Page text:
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A (close to) Final Accounting – Trump Administration Win Rate in Federal Court

Dec29
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A (close to) Final Accounting – Trump Administration Win Rate in Federal Court

We are coming to the end of President Trump’s term in office, and it seems it is time to take a final tally of the administration’s record in Court.  The last four years have been marked by incredible overhauls in policy at agencies across the Federal Government, and historic litigation challenging those policy changes.  We’ve seen an exodus of career civil servants and a remarkable number of “Acting” heads of major agencies as these tremendous policy shifts have occurred, leading to what one would expect are less experienced individuals leading the charge on these changes.  But has that had a meaningful effect on the administration’s ability to implement and defend its policy changes?  With the understanding that the answer is certainly more nuanced than this, and the understanding that my cursory review runs afoul of the old phrase that “correlation does not equal causation,” it appears the answer is yes. 

As background, several studies over the years put administrations’ historic win rates on major agency actions somewhere in the range of 70%.  According to analysis by the Institute for Policy Integrity at the New York University School of Law, however, this administration’s win rate falls closer to 17%.  Filtering for our own field here at Joseph & Hall of immigration, the number falls to just 5%.  Of course this data is not inclusive of every piece of litigation that has been filed, but many of the major cases, including some that we litigated ourselves, are included.  Such a stark contrast to the norm is shocking, but perhaps reflects what we have been seeing on ground for some time – for whatever reason, this administration simply could not follow the law when implementing new policy.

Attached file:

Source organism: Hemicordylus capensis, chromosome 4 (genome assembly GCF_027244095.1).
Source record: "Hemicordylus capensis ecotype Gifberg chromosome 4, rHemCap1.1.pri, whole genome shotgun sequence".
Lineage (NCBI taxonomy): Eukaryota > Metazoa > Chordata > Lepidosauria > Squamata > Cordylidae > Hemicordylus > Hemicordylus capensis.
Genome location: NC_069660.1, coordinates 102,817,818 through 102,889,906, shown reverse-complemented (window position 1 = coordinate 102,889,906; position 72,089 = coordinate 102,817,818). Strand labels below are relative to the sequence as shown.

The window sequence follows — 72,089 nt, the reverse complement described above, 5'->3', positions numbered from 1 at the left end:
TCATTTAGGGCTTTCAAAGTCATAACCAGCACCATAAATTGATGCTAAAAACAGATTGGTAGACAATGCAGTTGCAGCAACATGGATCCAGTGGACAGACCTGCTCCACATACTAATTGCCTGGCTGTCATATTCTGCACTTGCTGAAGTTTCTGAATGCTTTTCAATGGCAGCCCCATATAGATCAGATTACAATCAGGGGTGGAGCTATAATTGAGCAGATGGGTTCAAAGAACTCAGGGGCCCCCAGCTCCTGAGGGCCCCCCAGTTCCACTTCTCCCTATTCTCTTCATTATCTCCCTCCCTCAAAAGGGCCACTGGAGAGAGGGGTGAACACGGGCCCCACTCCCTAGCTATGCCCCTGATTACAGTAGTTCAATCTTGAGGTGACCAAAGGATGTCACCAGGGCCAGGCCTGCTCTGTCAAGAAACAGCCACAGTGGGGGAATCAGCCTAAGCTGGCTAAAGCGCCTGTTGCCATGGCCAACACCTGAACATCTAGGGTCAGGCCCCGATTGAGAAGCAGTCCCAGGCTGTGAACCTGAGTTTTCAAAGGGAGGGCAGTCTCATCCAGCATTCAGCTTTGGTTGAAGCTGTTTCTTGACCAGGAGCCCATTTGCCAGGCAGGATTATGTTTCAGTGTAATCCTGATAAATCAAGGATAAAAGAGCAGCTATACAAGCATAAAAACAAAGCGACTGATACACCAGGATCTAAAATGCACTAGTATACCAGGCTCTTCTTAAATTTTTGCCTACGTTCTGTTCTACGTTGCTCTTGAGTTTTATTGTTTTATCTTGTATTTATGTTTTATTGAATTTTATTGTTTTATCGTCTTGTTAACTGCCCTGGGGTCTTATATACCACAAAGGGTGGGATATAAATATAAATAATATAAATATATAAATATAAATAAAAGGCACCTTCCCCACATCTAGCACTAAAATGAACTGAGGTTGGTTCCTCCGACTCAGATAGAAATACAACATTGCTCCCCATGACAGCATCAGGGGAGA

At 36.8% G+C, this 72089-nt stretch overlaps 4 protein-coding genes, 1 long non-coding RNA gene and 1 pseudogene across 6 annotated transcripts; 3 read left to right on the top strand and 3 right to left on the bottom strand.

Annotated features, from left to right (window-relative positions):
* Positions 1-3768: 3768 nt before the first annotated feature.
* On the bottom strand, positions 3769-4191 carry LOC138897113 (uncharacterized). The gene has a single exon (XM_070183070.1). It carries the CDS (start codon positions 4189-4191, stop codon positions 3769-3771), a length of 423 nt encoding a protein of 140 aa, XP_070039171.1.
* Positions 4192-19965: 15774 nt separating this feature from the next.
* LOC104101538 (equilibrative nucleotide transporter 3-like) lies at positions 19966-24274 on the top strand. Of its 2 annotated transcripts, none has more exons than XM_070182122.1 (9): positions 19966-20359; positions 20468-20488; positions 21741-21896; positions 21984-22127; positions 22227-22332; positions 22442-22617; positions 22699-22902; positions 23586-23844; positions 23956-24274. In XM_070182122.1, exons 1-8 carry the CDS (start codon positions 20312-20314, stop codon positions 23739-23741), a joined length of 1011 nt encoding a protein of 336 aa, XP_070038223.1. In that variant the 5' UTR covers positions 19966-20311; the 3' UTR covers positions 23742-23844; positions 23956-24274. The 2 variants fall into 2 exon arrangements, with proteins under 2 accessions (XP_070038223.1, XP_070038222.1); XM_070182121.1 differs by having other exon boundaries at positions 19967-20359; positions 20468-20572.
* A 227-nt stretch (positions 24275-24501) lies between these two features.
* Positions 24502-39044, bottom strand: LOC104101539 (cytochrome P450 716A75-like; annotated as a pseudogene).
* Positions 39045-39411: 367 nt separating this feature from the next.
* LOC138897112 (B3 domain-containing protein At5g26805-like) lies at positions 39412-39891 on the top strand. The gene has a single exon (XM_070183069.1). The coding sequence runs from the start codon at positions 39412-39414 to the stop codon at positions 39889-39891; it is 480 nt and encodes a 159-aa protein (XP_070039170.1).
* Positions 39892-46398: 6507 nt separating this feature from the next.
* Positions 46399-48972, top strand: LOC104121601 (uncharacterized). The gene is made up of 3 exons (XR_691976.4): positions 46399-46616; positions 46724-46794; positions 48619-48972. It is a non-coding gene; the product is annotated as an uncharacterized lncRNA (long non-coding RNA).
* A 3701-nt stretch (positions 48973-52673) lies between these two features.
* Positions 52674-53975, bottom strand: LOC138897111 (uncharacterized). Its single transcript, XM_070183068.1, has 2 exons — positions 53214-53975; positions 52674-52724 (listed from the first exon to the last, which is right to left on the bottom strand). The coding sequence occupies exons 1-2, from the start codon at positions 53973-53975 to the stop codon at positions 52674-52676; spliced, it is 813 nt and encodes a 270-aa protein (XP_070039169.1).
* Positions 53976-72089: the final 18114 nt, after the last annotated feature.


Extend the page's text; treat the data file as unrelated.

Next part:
Bethany A. Davis Noll and Christine Pries, both Directors of at the Institute for Policy Integrity, provide a bit more depth to the analysis here for those interested, but the bottom line seems to be that this administration’s record in Court has been abysmal any way you cut it.  It also goes to show how effective legal challenges to new agency actions are.  It also perhaps shows what many industries already know – lawsuits are an important check on the Government’s power, and can effectuate changes in the way agencies create policy.  With the threat of lawsuits pending, agencies must act with care in implementing new rules and regulations.  A clear example that seems so long ago was that lawsuits forced three iterations of the so-called “Muslim Ban” before the policy was considered good (or watered down) enough to be put into practice.

A blog post perhaps is not the best forum for discussing just how impactful “impact litigation” can be, but in the end, by continuing to litigate unfair and unlawful government action, we at Joseph & Hall will continue to fight for a more just and fair immigration system for all.

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